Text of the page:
Thursday, 23 December 2010


Yesterday afternoon (Weds) our four man team finally got round to carrying out the monthly Harrier Roost Count across Harty and Elmley, but first there was time to look at the huge geese flock assembling on the arable fields alongside the Harty Road. The Greylags were part of the local feral flock but on Tuesday large parties of White-fronted and Barnacle Geese had begun arriving and were feeding on snow covered fields of winter corn.
I took the following photo on Tuesday when the flock was half the size and although its not very good, if you double click on it and enlarge it you will be able to scan across the flock.
By yesterday afternoon the flock had built to a total of 1,100 White-fronted Geese, 149 Barnacle Geese, 300 Greylag Geese and 4 Pink-footed Geese and Whitefronts continued to cross the area up until dark. The count of both Whitefronts and Barnacles is exceptional in modern times for Sheppey and in respect of the Whitefronts, harks back around thirty years to when flocks of that size were seen fairly regularly on the Eastchurch marshes.

From there I moved onto the Swale NNR to carry out a count of any harriers going into roost on the reserve as dusk came in. Despite being in the relative shelter of the Tower Hide it became intensley cold as I waited an hour or so for birds to appear in an increasingly bitter N wind. In front of and below the height of the hide is one of the old salt workings mounds on which a few rabbits still live and if you double click the photo below you will see in the centre of it one of the reserve's special mammals - a black rabbit.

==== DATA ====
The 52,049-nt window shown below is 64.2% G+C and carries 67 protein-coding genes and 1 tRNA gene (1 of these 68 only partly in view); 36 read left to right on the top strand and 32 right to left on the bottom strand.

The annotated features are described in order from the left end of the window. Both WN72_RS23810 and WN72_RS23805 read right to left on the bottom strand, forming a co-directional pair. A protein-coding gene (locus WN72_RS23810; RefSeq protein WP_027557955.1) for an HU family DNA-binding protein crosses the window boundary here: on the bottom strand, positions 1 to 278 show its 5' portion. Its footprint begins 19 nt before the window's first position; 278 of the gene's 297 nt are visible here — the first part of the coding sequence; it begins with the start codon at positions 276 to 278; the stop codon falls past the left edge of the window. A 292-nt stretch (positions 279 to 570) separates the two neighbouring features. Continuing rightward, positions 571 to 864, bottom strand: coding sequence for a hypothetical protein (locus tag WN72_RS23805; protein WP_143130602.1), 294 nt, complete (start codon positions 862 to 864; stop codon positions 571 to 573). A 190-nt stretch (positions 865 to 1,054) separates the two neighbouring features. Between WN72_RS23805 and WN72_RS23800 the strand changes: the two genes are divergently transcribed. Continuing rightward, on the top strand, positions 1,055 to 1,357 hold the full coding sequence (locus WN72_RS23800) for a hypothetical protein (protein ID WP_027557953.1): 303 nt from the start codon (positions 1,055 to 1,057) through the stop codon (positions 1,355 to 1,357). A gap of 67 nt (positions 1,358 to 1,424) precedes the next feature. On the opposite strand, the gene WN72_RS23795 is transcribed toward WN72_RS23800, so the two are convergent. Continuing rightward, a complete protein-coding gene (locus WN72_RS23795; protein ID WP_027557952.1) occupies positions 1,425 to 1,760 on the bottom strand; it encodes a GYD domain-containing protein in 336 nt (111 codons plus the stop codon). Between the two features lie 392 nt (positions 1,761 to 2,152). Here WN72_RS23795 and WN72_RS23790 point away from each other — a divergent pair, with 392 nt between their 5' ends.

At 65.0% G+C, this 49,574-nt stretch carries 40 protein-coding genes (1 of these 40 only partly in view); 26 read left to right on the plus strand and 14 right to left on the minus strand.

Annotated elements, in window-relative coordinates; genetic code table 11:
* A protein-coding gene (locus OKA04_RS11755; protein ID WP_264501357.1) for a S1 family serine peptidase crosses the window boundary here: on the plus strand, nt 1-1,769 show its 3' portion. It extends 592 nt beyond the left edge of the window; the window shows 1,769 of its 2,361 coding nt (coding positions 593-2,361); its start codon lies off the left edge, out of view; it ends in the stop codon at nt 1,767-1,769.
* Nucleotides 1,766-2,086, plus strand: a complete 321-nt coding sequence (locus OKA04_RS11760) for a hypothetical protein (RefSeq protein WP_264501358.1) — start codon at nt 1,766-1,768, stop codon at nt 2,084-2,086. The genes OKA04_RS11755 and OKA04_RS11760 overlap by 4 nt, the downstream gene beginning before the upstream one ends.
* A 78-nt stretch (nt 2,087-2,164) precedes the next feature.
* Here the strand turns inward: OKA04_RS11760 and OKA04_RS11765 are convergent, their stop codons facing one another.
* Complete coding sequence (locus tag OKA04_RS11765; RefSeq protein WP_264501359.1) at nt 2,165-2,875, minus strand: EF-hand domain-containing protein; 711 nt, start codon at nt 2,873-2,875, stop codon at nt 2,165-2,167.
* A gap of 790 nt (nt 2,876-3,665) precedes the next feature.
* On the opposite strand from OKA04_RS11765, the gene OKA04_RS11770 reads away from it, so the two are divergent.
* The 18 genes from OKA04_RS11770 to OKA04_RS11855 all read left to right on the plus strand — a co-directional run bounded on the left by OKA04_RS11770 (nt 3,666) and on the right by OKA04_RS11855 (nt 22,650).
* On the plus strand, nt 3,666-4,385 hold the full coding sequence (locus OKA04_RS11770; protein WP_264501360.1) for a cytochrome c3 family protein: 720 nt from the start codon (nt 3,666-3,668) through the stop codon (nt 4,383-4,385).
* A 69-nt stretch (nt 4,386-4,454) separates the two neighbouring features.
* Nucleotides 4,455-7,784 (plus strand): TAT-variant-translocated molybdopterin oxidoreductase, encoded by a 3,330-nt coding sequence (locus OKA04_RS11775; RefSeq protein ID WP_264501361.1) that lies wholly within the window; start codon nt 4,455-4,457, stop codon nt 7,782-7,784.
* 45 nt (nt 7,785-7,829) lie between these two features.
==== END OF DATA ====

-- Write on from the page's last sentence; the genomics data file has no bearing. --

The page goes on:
In the days when the reserve had a healthy population of rabbits we also had a healthy population of black rabbits and indeed they could be found across a lot of Harty, but not so anymore and this must be one of the last survivors on the reserve. Apparently they are a natural genetic colouration and surprisingly, despite obviously breeding with the normal colour ones, they always turn out as either jet black or brown, never a mixture.

Eventually I had three ring-tailed Hen Harriers move across the reserve but only one dropped into the saltings near Shellness Hamlet, to roost. The other two moved back off of the reserve. What the day's total roost count across Harty was, I don't yet.
The photo below shows one view from the Tower Hide and the bleakness of the landscape.


  1. 3 Hen Harriers, is that a good bad or an average count ?

    wonder what all those geese would do if a chav off the local council estate, shouting down a mobile phone, while unleashing 3 large dogs (extending his macho image) was to keep walking through every few hours ? :-)

  2. Warren,
    Three Hen Harriers is a good count these days but well down on less than ten years ago when up to 20 would roost out there - a lot to do with persecution further north.
    As to the geese and your lovely image of one man and his dogs, well I'll cross that bridge if ever I get to it but one thing's for certain, I won't be calling for your chum Dean and his size ten Rigger boots.